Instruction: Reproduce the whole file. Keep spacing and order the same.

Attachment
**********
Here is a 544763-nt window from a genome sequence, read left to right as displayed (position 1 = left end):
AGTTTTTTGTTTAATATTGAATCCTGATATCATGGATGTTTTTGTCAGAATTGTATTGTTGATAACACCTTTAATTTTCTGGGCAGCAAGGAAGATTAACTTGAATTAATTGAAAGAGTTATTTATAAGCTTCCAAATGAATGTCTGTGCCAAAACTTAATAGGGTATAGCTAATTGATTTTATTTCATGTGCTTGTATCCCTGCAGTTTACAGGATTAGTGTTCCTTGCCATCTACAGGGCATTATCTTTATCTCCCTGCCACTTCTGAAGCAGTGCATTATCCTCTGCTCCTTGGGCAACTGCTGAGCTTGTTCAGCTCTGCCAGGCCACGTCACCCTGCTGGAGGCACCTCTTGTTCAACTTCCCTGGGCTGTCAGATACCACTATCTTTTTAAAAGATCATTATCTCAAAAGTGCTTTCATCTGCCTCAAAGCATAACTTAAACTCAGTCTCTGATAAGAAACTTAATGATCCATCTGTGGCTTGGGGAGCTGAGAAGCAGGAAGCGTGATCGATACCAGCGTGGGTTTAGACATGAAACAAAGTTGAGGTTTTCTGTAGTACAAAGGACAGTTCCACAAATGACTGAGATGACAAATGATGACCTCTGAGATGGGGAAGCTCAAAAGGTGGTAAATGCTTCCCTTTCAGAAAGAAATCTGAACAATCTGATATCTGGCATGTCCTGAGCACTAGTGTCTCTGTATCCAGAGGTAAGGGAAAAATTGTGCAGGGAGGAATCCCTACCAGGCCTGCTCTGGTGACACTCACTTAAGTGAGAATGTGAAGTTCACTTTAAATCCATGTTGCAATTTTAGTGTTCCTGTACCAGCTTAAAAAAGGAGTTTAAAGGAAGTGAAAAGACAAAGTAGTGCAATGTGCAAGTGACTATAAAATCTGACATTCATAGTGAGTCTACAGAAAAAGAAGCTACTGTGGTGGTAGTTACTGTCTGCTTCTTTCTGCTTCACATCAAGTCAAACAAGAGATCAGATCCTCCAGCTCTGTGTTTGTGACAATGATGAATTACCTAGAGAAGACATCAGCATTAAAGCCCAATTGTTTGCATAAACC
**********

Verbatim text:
Here is a 544763-nt window from a genome sequence, read left to right as displayed (position 1 = left end):
AGTTTTTTGTTTAATATTGAATCCTGATATCATGGATGTTTTTGTCAGAATTGTATTGTTGATAACACCTTTAATTTTCTGGGCAGCAAGGAAGATTAACTTGAATTAATTGAAAGAGTTATTTATAAGCTTCCAAATGAATGTCTGTGCCAAAACTTAATAGGGTATAGCTAATTGATTTTATTTCATGTGCTTGTATCCCTGCAGTTTACAGGATTAGTGTTCCTTGCCATCTACAGGGCATTATCTTTATCTCCCTGCCACTTCTGAAGCAGTGCATTATCCTCTGCTCCTTGGGCAACTGCTGAGCTTGTTCAGCTCTGCCAGGCCACGTCACCCTGCTGGAGGCACCTCTTGTTCAACTTCCCTGGGCTGTCAGATACCACTATCTTTTTAAAAGATCATTATCTCAAAAGTGCTTTCATCTGCCTCAAAGCATAACTTAAACTCAGTCTCTGATAAGAAACTTAATGATCCATCTGTGGCTTGGGGAGCTGAGAAGCAGGAAGCGTGATCGATACCAGCGTGGGTTTAGACATGAAACAAAGTTGAGGTTTTCTGTAGTACAAAGGACAGTTCCACAAATGACTGAGATGACAAATGATGACCTCTGAGATGGGGAAGCTCAAAAGGTGGTAAATGCTTCCCTTTCAGAAAGAAATCTGAACAATCTGATATCTGGCATGTCCTGAGCACTAGTGTCTCTGTATCCAGAGGTAAGGGAAAAATTGTGCAGGGAGGAATCCCTACCAGGCCTGCTCTGGTGACACTCACTTAAGTGAGAATGTGAAGTTCACTTTAAATCCATGTTGCAATTTTAGTGTTCCTGTACCAGCTTAAAAAAGGAGTTTAAAGGAAGTGAAAAGACAAAGTAGTGCAATGTGCAAGTGACTATAAAATCTGACATTCATAGTGAGTCTACAGAAAAAGAAGCTACTGTGGTGGTAGTTACTGTCTGCTTCTTTCTGCTTCACATCAAGTCAAACAAGAGATCAGATCCTCCAGCTCTGTGTTTGTGACAATGATGAATTACCTAGAGAAGACATCAGCATTAAAGCCCAATTGTTTGCATAAACC